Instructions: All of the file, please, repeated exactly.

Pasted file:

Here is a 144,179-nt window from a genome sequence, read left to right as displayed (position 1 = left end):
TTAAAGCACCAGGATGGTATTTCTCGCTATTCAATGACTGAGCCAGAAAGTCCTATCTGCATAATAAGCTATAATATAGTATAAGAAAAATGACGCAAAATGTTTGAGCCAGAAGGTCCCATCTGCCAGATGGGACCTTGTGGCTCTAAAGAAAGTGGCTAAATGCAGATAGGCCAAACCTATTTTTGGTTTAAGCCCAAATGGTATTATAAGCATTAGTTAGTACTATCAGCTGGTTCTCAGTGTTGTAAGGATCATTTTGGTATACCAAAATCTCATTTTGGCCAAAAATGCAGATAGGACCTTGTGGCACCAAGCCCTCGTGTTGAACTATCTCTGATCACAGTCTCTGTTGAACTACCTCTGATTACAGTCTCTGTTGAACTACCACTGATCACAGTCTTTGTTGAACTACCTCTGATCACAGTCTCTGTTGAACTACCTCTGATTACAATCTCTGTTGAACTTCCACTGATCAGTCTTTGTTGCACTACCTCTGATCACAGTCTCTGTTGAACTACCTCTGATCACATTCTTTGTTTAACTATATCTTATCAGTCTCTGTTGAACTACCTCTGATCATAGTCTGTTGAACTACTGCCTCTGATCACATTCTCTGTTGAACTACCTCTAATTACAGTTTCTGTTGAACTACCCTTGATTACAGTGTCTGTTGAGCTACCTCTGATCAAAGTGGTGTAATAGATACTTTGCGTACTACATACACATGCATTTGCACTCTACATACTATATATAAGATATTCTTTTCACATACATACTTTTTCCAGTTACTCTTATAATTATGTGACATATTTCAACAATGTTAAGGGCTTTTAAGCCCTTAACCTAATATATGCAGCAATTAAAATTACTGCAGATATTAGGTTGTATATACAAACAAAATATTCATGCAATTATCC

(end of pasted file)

Here is a 144,179-nt window from a genome sequence, read left to right as displayed (position 1 = left end):
TTAAAGCACCAGGATGGTATTTCTCGCTATTCAATGACTGAGCCAGAAAGTCCTATCTGCATAATAAGCTATAATATAGTATAAGAAAAATGACGCAAAATGTTTGAGCCAGAAGGTCCCATCTGCCAGATGGGACCTTGTGGCTCTAAAGAAAGTGGCTAAATGCAGATAGGCCAAACCTATTTTTGGTTTAAGCCCAAATGGTATTATAAGCATTAGTTAGTACTATCAGCTGGTTCTCAGTGTTGTAAGGATCATTTTGGTATACCAAAATCTCATTTTGGCCAAAAATGCAGATAGGACCTTGTGGCACCAAGCCCTCGTGTTGAACTATCTCTGATCACAGTCTCTGTTGAACTACCTCTGATTACAGTCTCTGTTGAACTACCACTGATCACAGTCTTTGTTGAACTACCTCTGATCACAGTCTCTGTTGAACTACCTCTGATTACAATCTCTGTTGAACTTCCACTGATCAGTCTTTGTTGCACTACCTCTGATCACAGTCTCTGTTGAACTACCTCTGATCACATTCTTTGTTTAACTATATCTTATCAGTCTCTGTTGAACTACCTCTGATCATAGTCTGTTGAACTACTGCCTCTGATCACATTCTCTGTTGAACTACCTCTAATTACAGTTTCTGTTGAACTACCCTTGATTACAGTGTCTGTTGAGCTACCTCTGATCAAAGTGGTGTAATAGATACTTTGCGTACTACATACACATGCATTTGCACTCTACATACTATATATAAGATATTCTTTTCACATACATACTTTTTCCAGTTACTCTTATAATTATGTGACATATTTCAACAATGTTAAGGGCTTTTAAGCCCTTAACCTAATATATGCAGCAATTAAAATTACTGCAGATATTAGGTTGTATATACAAACAAAATATTCATGCAATTATCC